(18

)

Purchases of marketable securities

 

 

(15,223

)

 

(11,574

)

Maturities of marketable securities

 

 

8,699

 

 

17,081

 

 

 



 



 

 

Net cash (used in) provided by investing activities

 

 

(6,753

)

 

5,456

 

 

 



 



 

 

 

 

 

 

 

 

 

Financing activities:

 

 

 

 

 

 

 

Proceeds from sale of common stock

 

 

21,356

 

 

39

 

 

 



 



 

 

Net cash provided by financing activities

 

 

21,356

 

 

39

 

 

 



 



 

 

 

 

 

 

 

 

 

Increase (decrease) in cash and cash equivalents

 

 

1,868

 

 

(2,995

)

Cash and cash equivalents at beginning of period

 

 

11,941

 

 

13,824

 

 

 



 



 

Cash and cash equivalents at end of period

 

$

13,809

 

10,829

 

 

 



 



 

See accompanying notes to condensed financial statements.

4


BIOCRYST PHARMACEUTICALS, INC.
NOTES TO CONDENSED FINANCIAL STATEMENTS (UNAUDITED)

Note 1.  Basis of Preparation

          The condensed balance sheet as of September 30, 2004, the condensed statements of operations for the three months and nine months ended September 30, 2004 and 2003, and the statements of cash flows for the nine months ended September 30, 2004 and 2003 have been prepared by the Company in accordance with accounting principles generally accepted in the United States and have not been audited. Such financial statements reflect all adjustments that are, in management’s opinion, necessary to present fairly, in all material respects, the financial position at September 30, 2004, the results of operations for the three months and nine months ended September 30, 2004 and 2003, and cash flows for the nine months ended September 30, 2004 and 2003. There were no adjustments other than normal recurring adjustments. Preparing financial statements requires management to make estimates and assumptions that affect the reported amount of assets, liabilities, revenues and expenses. Examples include accrued clinical and preclinical expenses. Actual results may differ from these estimates.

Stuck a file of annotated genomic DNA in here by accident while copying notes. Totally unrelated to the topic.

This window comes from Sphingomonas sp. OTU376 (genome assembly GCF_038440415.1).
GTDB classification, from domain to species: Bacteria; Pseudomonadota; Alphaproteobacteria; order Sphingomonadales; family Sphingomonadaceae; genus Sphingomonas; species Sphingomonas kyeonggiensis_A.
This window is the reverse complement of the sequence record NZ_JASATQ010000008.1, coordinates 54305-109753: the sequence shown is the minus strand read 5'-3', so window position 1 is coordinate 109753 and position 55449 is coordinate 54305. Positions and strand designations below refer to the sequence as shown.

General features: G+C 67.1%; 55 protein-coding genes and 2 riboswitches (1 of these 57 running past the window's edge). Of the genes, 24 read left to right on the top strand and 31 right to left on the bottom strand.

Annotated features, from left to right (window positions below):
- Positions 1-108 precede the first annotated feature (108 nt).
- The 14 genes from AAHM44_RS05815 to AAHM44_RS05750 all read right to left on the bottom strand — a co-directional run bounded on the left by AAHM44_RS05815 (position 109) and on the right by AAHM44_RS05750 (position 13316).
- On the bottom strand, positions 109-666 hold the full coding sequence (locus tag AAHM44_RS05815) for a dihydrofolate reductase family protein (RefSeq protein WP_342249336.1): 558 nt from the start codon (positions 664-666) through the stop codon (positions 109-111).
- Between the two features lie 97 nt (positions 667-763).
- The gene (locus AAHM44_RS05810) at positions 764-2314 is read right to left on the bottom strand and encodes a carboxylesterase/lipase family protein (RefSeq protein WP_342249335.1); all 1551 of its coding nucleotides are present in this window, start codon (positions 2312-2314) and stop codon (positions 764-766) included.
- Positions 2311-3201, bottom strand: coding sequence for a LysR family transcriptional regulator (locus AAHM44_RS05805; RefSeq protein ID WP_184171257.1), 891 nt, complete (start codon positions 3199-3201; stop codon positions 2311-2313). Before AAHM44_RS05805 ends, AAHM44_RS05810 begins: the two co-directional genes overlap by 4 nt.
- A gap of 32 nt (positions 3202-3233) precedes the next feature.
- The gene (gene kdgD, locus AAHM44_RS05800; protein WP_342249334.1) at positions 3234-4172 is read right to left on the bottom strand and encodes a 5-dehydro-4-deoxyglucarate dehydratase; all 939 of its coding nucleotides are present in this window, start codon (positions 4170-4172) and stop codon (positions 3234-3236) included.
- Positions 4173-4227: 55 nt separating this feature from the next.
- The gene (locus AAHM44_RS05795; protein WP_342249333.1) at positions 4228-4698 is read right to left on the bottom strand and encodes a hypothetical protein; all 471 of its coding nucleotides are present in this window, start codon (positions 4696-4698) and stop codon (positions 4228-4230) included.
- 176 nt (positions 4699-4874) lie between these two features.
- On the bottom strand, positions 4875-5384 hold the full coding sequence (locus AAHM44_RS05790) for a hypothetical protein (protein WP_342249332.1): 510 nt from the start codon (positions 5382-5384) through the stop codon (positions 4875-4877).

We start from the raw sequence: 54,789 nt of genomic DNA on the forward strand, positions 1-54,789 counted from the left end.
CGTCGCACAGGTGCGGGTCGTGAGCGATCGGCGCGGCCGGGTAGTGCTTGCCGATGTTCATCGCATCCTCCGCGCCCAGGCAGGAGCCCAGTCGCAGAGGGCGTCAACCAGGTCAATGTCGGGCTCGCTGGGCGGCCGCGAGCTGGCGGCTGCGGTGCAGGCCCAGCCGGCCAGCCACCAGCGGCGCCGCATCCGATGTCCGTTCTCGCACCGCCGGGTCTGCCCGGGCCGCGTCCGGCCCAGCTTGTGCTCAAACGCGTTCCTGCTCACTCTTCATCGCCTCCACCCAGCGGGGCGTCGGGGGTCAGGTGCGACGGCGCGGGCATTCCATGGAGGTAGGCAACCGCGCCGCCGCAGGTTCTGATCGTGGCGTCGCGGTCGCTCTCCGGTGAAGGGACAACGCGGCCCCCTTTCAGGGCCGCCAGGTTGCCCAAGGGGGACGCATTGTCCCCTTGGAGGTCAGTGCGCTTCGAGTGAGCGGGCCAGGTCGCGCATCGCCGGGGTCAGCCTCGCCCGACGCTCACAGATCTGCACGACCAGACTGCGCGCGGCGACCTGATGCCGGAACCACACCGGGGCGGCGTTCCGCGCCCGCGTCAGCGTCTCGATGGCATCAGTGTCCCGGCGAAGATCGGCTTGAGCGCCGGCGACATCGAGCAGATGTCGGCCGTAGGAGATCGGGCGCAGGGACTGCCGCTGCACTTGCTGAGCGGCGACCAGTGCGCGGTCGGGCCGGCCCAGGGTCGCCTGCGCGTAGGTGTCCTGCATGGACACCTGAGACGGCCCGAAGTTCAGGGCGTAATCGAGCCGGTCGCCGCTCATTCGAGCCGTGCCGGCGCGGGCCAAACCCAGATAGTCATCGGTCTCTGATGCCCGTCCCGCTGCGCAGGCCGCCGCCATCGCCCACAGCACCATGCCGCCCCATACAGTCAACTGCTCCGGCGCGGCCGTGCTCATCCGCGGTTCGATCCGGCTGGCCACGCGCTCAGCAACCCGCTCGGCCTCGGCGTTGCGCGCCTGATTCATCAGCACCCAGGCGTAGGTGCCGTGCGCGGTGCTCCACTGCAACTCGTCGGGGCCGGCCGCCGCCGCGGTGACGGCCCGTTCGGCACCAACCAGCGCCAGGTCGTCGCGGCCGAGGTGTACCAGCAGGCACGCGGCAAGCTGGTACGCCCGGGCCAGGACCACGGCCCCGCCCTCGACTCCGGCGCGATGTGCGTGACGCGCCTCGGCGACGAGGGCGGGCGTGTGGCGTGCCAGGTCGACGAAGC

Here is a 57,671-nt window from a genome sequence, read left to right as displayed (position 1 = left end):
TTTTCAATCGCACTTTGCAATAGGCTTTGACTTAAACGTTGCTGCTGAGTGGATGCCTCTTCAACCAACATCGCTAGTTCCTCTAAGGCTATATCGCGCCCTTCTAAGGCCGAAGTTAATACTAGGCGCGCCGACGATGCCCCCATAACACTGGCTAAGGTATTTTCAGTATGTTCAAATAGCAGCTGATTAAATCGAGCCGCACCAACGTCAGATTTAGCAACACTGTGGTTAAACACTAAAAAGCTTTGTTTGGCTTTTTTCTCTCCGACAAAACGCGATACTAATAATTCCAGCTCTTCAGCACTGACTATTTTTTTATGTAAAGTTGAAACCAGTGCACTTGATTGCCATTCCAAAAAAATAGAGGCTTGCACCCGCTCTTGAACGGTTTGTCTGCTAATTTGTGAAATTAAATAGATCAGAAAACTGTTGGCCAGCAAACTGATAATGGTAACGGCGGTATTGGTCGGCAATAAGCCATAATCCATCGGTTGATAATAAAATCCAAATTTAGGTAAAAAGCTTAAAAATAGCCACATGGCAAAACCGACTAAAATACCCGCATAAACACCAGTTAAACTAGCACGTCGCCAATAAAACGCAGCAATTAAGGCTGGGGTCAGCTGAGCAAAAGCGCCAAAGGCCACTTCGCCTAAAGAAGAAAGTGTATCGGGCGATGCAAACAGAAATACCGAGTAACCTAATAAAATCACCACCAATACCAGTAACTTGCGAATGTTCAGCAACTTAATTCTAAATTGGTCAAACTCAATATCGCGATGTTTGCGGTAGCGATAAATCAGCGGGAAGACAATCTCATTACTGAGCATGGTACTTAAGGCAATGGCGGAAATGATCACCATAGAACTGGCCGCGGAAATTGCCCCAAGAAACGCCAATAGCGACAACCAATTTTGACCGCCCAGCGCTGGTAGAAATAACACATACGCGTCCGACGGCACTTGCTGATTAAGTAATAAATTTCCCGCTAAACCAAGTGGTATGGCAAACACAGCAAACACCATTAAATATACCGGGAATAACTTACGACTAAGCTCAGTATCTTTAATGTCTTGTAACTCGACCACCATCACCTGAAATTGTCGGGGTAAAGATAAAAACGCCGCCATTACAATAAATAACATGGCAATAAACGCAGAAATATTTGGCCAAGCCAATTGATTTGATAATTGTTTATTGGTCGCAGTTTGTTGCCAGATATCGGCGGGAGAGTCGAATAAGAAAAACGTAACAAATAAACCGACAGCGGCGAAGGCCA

These condensed financial statements should be read in conjunction with the financial statements for the year ended December 31, 2003 and the notes thereto included in the Company’s 2003 Annual Report on Form 10-K. Interim operating results are not necessarily indicative of operating results for the full year. The condensed balance sheet as of December 31, 2003 has been derived from the audited financial statements included in the previously mentioned Annual Report.

Note 2.  Net Loss Per Share

          The Company computes net loss per share in accordance with Statement of Financial Accounting Standards No. 128, Earnings Per Share. Net loss per share is based upon the weighted average number of common shares outstanding during the period. Diluted loss per share includes common equivalent shares from unexercised stock options and common shares expected to be issued under the Company’s employee stock purchase plan. For all periods presented, diluted loss per share does not include the impact of potential common shares outstanding, as the impact of those shares is anti-dilutive.